Through the use of current and emerging long-haul data communication capabilities to create wide-area networks, simulation capabilities will be resident at geographically separate sites and linked together to form much larger synchronized simulation environments. This characteristic allows the simulation environment to be "packaged" in sizes and places corresponding to the size and location of actual units for evaluating weapon system, force development, and training concepts (see Figures VI-21 and VI-22).
Figure VI-21. With BDS-D, wargame exercise referees can observe training operations from any vantage point on the battlefield while remaining completely transparent to the players.
Figure VI-22. BDS-D will give weapon system operators the ability to more realistically train with non-line-of-sight missile technologies.
Armored Systems Modernization (ASM) is similarly being analyzed under the BDS-D concept. ASM mobility, weapon station stability, and ride quality, as well as the survivability of all the ASM variants, will be evaluated in a true combined arms simulation. Anticipated ASM capabilities like the Vehicle Integrated Defense System (VIDS) and Combat Vehicle Command and Control (CVCC) are being simulated and evaluated via the BDS-D test bed resources; crew controls and displays for the Line-of-Sight-Anti-Tank (LOSAT) variant of the ASM family have been "prototyped" within the BDS-D resources and successfully used to describe valuable human factors modifications to be pursued by the weapon system program office.
The Joint Precision Strike Demonstration (JPSD) is using DIS and wideband networking as a central experimentation and analysis element of the Precision/Rapid Counter Multiple Rocket Launcher (MRL) ACTD. The objective of JPSD is to demonstrate an Army all-weather, day/night sensor-to-shooter capability to locate, identify, and eliminate high-value, short-dwell targets and assess damage within tactically meaningful timelines. The specific objectives of the ACTD are to demonstrate the use of current and emerging technologies to rapidly defeat a MRL attack against South Korea and to provide leave-behinds that enhance the CINC's warfighting capabilities. Through use of DIS, JPSD has developed a distributed network, controlled by the JPSD IEC (see Figure VI-23), that combines live and simulated events into a real-time, virtual representation of the warfighting scenario. JPSD has used this capability to integrate a live ATACMS missile firing, live sensors (UAV and an advanced sensor), software simulations of precision munitions and targets, and manned intelligence and fire support C2 nodes to demonstrate the end-to-end timeline for acquiring, targeting, attacking, and assessing damage to a variety of target classes. FY95-96 efforts concentrated on in-depth experimentation for the MRL scenarios and on providing leave-behind capabilities.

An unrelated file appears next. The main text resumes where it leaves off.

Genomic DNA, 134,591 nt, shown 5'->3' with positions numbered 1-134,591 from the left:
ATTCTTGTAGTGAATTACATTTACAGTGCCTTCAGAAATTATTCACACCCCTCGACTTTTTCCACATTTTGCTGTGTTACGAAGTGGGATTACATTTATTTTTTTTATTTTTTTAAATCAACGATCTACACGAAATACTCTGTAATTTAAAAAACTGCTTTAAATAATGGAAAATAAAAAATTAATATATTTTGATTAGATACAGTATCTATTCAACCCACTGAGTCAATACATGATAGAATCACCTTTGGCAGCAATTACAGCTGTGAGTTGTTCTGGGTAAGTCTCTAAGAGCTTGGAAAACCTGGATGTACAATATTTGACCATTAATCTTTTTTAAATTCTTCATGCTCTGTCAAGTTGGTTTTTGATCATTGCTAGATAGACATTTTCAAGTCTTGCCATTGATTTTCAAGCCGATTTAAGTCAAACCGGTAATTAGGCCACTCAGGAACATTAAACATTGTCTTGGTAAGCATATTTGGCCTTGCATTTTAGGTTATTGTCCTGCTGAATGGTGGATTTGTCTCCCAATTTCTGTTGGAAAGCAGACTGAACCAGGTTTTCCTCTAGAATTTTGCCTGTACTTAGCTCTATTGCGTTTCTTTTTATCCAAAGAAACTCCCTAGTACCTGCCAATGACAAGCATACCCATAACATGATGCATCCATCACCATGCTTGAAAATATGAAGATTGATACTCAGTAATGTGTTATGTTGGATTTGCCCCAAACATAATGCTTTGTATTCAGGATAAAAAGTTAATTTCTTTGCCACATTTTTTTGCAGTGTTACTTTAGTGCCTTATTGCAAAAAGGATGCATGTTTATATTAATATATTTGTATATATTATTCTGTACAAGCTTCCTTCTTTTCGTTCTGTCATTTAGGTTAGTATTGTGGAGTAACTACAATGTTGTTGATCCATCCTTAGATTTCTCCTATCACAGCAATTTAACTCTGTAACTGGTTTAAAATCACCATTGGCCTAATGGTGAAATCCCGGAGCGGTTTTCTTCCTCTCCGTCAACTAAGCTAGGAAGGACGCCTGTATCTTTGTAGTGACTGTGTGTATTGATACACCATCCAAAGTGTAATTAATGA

Figure VI-23. Full Up DIS Simulation
Click here to view enlarged version of image
The BDS-D will continue to expand, using additional modeling assets that either exist already or are under development. The goal by the year 2004 is to achieve seamless linkage of battle simulations, live field simulations of tactical engagements, and networked simulators using the object-oriented network design approach.
f. Test and Evaluation Simulation
Technological progress must be complemented by test and instrumentation facilities, including test and evaluation simulation, that can measure the technological progress being achieved. Environmental and safety concerns increasingly impose constraints on test and evaluation facilities. Maximizing simulation will minimize these environmental and safety issues. The full-scale testing of new weapon systems is both costly and time consuming. The ability to simulate the physical conditions of the battlefield for test and evaluation reduces the time to obtain data and cost. Bringing the test environment under laboratory control provides high quality, reproducible data that can be recorded and analyzed during the test process.
The Battlefield Distributed Simulation-Developmental (BDS-D) program (see Section d, above) will ultimately be used to support test and evaluation.